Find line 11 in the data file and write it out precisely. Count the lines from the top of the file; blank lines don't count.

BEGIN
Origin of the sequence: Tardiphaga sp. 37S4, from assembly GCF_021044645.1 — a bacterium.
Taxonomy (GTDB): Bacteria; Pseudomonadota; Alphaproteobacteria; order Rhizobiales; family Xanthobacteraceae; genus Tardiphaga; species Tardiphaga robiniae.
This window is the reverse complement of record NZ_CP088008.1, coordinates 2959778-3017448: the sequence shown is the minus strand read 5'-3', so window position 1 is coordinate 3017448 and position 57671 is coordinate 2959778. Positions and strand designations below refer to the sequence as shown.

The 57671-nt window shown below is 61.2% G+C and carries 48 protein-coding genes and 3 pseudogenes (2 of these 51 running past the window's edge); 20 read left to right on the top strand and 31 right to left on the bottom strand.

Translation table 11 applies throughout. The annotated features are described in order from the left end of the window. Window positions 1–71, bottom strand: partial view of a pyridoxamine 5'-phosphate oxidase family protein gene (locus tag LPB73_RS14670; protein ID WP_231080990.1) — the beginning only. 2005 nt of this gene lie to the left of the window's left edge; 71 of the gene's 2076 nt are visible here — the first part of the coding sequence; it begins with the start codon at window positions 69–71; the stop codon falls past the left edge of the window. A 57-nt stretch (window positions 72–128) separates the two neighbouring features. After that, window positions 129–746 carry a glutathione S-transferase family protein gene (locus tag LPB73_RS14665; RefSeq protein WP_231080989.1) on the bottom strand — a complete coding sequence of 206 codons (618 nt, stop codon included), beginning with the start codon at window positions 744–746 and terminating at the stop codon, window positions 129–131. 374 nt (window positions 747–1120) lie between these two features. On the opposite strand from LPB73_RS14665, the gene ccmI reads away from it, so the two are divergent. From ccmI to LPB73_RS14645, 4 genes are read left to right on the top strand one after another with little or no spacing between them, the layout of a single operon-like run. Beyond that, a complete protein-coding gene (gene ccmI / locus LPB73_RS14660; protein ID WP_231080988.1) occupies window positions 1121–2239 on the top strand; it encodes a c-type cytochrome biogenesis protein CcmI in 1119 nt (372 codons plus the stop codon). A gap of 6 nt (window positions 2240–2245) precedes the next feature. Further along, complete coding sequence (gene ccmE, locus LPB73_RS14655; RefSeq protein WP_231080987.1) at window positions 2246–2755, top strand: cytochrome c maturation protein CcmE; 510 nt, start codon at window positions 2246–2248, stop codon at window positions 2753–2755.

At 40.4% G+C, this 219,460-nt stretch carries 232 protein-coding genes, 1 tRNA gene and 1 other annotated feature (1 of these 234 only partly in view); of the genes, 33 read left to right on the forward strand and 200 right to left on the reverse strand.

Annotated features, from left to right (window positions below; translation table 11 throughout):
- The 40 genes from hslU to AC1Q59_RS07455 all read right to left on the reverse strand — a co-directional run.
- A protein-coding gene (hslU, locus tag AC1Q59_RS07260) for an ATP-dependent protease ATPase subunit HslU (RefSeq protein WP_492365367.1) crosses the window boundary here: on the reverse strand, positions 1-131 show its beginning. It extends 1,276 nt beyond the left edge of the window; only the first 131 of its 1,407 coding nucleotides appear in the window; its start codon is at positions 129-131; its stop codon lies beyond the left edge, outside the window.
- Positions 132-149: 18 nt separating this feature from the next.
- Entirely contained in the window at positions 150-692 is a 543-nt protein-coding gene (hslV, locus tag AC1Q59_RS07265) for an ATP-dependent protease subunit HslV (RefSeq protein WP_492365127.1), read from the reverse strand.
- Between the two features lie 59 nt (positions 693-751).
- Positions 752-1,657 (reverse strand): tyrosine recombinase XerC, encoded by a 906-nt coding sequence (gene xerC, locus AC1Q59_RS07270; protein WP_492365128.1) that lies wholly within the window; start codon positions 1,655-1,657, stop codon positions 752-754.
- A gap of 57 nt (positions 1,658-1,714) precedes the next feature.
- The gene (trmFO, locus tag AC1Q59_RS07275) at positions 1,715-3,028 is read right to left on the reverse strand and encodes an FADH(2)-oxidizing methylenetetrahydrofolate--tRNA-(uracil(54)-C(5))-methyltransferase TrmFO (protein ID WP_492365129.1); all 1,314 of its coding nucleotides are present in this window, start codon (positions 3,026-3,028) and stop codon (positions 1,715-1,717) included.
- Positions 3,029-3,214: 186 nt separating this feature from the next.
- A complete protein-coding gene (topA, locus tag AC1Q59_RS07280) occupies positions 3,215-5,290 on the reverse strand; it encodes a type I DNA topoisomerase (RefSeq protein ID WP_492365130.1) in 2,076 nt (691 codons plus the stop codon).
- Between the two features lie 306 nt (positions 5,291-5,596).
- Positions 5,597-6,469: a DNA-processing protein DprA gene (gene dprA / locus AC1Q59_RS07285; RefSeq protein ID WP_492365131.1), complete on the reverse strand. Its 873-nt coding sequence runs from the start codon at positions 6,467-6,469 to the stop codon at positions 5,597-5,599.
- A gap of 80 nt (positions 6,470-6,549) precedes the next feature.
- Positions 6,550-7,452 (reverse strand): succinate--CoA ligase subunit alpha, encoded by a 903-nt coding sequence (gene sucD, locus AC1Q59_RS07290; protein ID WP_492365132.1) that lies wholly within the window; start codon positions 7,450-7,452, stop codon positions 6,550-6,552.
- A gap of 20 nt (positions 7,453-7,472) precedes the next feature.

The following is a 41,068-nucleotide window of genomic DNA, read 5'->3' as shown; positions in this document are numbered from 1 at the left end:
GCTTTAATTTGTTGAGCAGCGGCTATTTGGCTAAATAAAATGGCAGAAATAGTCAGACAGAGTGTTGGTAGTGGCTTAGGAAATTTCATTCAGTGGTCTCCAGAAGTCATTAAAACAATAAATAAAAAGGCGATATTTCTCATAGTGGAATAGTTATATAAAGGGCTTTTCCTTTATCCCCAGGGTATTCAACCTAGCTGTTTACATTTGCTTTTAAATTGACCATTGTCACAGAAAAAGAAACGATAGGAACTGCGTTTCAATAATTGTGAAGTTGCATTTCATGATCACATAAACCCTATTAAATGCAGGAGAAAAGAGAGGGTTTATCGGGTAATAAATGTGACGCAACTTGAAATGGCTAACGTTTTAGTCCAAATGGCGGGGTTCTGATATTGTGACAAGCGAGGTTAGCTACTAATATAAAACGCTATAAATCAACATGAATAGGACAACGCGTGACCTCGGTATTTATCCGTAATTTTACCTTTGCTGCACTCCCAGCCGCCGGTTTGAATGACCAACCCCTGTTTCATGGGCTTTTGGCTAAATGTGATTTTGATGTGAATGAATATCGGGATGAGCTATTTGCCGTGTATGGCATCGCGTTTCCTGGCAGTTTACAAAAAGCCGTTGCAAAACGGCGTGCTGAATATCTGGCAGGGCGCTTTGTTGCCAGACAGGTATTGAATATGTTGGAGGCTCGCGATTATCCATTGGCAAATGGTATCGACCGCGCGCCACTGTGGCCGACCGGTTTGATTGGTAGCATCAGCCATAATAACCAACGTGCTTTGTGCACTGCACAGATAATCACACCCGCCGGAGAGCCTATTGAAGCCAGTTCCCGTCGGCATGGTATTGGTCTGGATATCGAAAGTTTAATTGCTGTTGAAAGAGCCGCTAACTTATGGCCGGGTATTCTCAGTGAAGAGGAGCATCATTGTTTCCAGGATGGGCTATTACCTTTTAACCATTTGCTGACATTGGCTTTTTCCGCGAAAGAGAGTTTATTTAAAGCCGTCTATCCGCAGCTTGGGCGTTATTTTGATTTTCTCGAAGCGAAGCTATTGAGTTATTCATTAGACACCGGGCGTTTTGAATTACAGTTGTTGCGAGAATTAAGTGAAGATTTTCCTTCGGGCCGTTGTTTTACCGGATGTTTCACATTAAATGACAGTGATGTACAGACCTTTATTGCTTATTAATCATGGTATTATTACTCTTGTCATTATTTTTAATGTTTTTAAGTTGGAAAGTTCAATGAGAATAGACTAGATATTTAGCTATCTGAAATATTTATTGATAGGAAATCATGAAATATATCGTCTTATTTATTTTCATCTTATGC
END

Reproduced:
- Entirely contained in the window at positions 150-692 is a 543-nt protein-coding gene (hslV, locus tag AC1Q59_RS07265) for an ATP-dependent protease subunit HslV (RefSeq protein WP_492365127.1), read from the reverse strand.